the frontal and temporal lobes of the brain. There is an abnormal formation
of tau protein in these regions of the brain accumulating into neurofibrillary
tangles and disrupting normal cell activities, thus ultimately leading
to death of cells.
People suffering from FTD do not maintain normal interactions and follow
social conventions. Other symptoms such as loss of speech, language, compulsive
or repetitive behavior, increased appetite and motor problems (stiffness
and balance), are common in FTD.
5. Picks disease is a type of FTD in which the
nerve cells are composed of Pick bodies containing the protein tau inside
the typically swollen or ballooned neurons. The symptoms of the disease
include inappropriate social behavior, loss of mental flexibility, language
problems and difficulty in thinking and concentration.
Primary progressive aphasia (PPA) is another type of FTD that happens
to develop in people in their early forties. In PPA, one or more of the
functions such as deficit in language, speaking, understanding and naming
common objects are gradually impaired over a period time. Many,
but not all, people with PPA eventually develop symptoms of dementia.
6. HIV-Associated Dementia (HAD):
As the name indicates, HAD is due to an infection of human immunodeficiency
virus (HIV) destroying the brains white matter ultimately leading
to dementia. The symptoms include impaired memory, apathy, social withdrawal,
difficulty in concentrating and movement.
7. Huntingtons Disease (HD):
Disease is a hereditary disorder caused by a faulty gene for protein
Huntington leading to degeneration of many regions of brain and spinal
cord. Symptoms of the disorder appear in patients aged 30 to 40 years
with average life expectancy being about 15 years. Symptoms of the disease
include mild personality changes, irritability, anxiety, depression, psychotic
behavior, chorea, arrhythmic movements of the body, muscle weakness, clumsiness,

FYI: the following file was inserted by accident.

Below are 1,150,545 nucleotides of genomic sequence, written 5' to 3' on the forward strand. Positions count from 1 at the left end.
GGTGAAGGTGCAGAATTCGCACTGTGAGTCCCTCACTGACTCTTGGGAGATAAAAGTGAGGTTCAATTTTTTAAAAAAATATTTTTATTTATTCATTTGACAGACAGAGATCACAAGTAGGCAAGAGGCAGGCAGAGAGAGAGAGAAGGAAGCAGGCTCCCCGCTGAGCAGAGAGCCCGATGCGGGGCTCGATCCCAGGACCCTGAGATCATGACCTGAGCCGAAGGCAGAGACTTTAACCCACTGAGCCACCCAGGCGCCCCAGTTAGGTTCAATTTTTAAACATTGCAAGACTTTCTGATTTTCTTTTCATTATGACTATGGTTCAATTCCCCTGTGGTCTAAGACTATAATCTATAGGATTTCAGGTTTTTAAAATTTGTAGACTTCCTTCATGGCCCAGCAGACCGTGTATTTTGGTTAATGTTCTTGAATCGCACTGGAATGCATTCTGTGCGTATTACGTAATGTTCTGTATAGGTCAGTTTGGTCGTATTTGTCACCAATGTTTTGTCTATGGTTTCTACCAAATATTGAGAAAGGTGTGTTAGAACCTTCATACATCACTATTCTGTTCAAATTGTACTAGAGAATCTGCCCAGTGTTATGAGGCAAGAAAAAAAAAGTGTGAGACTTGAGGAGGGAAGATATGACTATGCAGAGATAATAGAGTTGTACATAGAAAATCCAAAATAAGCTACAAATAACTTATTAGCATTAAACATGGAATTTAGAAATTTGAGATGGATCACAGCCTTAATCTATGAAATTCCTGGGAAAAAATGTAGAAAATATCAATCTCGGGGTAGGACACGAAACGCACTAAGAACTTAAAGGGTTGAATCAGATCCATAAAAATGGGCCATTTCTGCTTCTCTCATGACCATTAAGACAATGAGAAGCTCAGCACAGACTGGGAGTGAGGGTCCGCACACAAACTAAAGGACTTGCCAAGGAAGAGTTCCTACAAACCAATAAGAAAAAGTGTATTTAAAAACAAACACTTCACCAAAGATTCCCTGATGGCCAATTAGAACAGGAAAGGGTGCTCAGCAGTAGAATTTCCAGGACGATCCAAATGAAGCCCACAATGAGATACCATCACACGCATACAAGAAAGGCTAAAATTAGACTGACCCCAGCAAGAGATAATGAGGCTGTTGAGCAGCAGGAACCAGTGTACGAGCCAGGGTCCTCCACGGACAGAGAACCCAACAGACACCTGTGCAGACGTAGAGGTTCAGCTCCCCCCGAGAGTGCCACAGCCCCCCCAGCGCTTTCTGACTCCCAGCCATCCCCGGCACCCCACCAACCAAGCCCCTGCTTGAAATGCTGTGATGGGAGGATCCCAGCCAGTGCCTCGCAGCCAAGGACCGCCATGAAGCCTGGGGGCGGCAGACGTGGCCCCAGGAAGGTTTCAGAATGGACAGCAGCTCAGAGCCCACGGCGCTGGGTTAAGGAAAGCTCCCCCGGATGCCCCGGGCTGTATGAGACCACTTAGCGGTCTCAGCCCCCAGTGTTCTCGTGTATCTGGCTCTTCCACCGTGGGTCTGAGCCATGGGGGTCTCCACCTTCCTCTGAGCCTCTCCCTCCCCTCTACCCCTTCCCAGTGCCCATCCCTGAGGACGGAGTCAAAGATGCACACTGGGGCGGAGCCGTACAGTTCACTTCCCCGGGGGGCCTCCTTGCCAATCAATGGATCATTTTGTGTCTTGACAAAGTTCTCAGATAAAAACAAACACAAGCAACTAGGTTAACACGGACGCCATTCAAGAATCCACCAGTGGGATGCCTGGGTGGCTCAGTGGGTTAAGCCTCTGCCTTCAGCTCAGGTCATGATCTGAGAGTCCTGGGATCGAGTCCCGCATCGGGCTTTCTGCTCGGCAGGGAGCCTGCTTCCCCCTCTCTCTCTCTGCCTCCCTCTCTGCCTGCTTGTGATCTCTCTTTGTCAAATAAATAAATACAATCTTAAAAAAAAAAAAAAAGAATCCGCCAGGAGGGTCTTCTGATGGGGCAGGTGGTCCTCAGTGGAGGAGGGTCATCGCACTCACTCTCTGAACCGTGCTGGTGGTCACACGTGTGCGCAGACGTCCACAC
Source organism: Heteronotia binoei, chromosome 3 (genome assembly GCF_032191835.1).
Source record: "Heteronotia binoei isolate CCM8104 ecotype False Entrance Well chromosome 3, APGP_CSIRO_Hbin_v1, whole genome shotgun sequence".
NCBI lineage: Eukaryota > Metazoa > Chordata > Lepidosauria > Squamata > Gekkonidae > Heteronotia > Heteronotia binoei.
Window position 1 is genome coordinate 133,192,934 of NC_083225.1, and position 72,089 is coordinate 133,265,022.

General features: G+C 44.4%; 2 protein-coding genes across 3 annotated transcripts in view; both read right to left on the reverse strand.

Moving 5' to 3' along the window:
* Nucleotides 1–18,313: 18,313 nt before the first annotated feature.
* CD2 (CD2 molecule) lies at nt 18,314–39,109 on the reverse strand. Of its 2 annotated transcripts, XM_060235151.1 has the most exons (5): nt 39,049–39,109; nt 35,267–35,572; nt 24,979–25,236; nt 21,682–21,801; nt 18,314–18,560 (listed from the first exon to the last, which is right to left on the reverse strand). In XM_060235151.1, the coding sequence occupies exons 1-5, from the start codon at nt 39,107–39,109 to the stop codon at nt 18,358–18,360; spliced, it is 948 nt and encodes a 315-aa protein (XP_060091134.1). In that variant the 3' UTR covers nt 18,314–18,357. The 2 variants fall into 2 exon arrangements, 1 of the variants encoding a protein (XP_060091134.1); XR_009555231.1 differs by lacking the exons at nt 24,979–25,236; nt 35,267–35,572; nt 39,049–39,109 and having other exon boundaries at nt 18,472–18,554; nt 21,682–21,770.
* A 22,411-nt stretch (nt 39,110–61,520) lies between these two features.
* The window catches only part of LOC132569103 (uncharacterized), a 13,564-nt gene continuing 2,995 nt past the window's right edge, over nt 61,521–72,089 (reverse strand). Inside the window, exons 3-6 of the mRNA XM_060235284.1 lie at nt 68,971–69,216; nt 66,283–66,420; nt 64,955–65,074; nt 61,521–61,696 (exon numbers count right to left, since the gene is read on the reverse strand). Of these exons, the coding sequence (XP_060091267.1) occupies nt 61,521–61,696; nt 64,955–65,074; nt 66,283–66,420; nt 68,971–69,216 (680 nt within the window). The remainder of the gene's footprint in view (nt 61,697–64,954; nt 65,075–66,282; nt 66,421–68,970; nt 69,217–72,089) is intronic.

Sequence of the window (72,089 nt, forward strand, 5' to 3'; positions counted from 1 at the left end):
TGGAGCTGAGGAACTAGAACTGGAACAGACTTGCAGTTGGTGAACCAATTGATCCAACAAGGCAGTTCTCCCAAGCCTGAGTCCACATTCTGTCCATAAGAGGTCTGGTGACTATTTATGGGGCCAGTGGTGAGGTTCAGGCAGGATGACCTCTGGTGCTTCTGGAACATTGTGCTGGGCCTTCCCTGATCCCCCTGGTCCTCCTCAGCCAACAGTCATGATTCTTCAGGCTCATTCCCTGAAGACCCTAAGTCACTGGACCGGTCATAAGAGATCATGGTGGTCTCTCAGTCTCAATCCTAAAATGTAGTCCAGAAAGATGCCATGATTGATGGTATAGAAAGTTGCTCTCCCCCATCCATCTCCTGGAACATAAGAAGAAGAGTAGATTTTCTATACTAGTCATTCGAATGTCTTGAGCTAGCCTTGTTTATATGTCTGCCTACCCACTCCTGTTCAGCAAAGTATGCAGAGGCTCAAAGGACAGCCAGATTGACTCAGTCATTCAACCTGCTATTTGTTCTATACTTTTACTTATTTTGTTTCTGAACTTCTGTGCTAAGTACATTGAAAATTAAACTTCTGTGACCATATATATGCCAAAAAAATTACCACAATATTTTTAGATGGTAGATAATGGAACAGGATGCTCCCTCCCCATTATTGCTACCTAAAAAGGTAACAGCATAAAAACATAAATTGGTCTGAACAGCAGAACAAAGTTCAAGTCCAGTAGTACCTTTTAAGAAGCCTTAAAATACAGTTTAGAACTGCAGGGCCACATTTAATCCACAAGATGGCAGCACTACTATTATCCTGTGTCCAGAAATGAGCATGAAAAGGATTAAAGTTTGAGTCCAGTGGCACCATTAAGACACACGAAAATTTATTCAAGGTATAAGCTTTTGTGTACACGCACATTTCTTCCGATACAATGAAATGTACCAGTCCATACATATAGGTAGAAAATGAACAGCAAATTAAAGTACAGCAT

gait disturbances and progress to severe dementia.
8. Dementia Pugilistica or Chronic Traumatic Encephalopathy or
Dementia due to head trauma caused by head injury during boxing is called
Dementia Pugilistica. Common symptoms such as dementia and Parkinsonism
appear many years after the trauma. Other common symptoms include poor
coordination and slurred speech. A single traumatic brain injury
may also lead to a disorder called post-traumatic dementia (PTD).
9. Corticobasal Degeneration (CBD):
CBD is a progressive disorder marked by loss of nerve cells and
of multiple areas of the brain. (4) Symptoms include poor coordination,
rigidity, memory loss, dementia, visual-spatial problems, apraxia (i.e.,
loss of the ability to make familiar, purposeful movements), hesitant
and halting speech, myoclonus (i.e., involuntary muscular jerks) and dysphagia
(i.e., difficulty in swallowing). Generally, death occurs due to secondary
problems such as pneumonia, sepsis, and pulmonary embolism.
10. Creutzfeldt-Jakob Disease (CJD):
This is a rare, degenerative, and fatal brain disorder affecting one person
in one million every year worldwide. CJD is believed to be caused by an
abnormal form of protein named prion. Symptoms include problems with muscular
coordination, personality changes, impaired memory, judgment and thinking,
impaired vision, insomnia, depression and myoclonus. Finally, the patient
may die due to Pneumonia and other infections.
V. Secondary Dementia:
Dementia caused by physical disease or injury is called secondary dementia.
Some examples include:
•Progressive supranuclear palsy
•ALS dementia (Amyotrophic Lateral Sclerosis), also referred to
as Lou Gehrig's disease.
•Normal pressure dementia
Other rare hereditary dementias include Gerstmann-Straussler-Scheinker
(GSS) disease, fatal familial insomnia, familial British dementia, and
familial Danish dementia. (4)
See also: Dementia in Children
Article by Kona Vishnu, MS